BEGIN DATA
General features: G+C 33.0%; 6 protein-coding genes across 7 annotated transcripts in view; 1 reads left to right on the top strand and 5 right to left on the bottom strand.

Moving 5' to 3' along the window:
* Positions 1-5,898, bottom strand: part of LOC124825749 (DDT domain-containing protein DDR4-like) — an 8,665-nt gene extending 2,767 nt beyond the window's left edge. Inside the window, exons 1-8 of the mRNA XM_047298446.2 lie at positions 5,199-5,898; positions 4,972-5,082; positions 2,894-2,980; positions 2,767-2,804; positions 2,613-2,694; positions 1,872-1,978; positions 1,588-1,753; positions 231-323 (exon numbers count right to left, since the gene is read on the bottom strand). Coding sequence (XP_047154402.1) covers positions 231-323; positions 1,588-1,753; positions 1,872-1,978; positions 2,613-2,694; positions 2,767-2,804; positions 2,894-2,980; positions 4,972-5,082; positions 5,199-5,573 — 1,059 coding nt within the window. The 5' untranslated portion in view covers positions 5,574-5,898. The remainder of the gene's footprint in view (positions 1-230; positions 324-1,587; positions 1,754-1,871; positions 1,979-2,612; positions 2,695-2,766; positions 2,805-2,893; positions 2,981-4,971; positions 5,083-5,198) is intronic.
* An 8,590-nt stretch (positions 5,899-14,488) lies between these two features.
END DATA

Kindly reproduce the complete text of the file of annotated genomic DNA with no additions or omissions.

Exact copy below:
General features: G+C 33.0%; 6 protein-coding genes across 7 annotated transcripts in view; 1 reads left to right on the top strand and 5 right to left on the bottom strand.

Moving 5' to 3' along the window:
* Positions 1-5,898, bottom strand: part of LOC124825749 (DDT domain-containing protein DDR4-like) — an 8,665-nt gene extending 2,767 nt beyond the window's left edge. Inside the window, exons 1-8 of the mRNA XM_047298446.2 lie at positions 5,199-5,898; positions 4,972-5,082; positions 2,894-2,980; positions 2,767-2,804; positions 2,613-2,694; positions 1,872-1,978; positions 1,588-1,753; positions 231-323 (exon numbers count right to left, since the gene is read on the bottom strand). Coding sequence (XP_047154402.1) covers positions 231-323; positions 1,588-1,753; positions 1,872-1,978; positions 2,613-2,694; positions 2,767-2,804; positions 2,894-2,980; positions 4,972-5,082; positions 5,199-5,573 — 1,059 coding nt within the window. The 5' untranslated portion in view covers positions 5,574-5,898. The remainder of the gene's footprint in view (positions 1-230; positions 324-1,587; positions 1,754-1,871; positions 1,979-2,612; positions 2,695-2,766; positions 2,805-2,893; positions 2,981-4,971; positions 5,083-5,198) is intronic.
* An 8,590-nt stretch (positions 5,899-14,488) lies between these two features.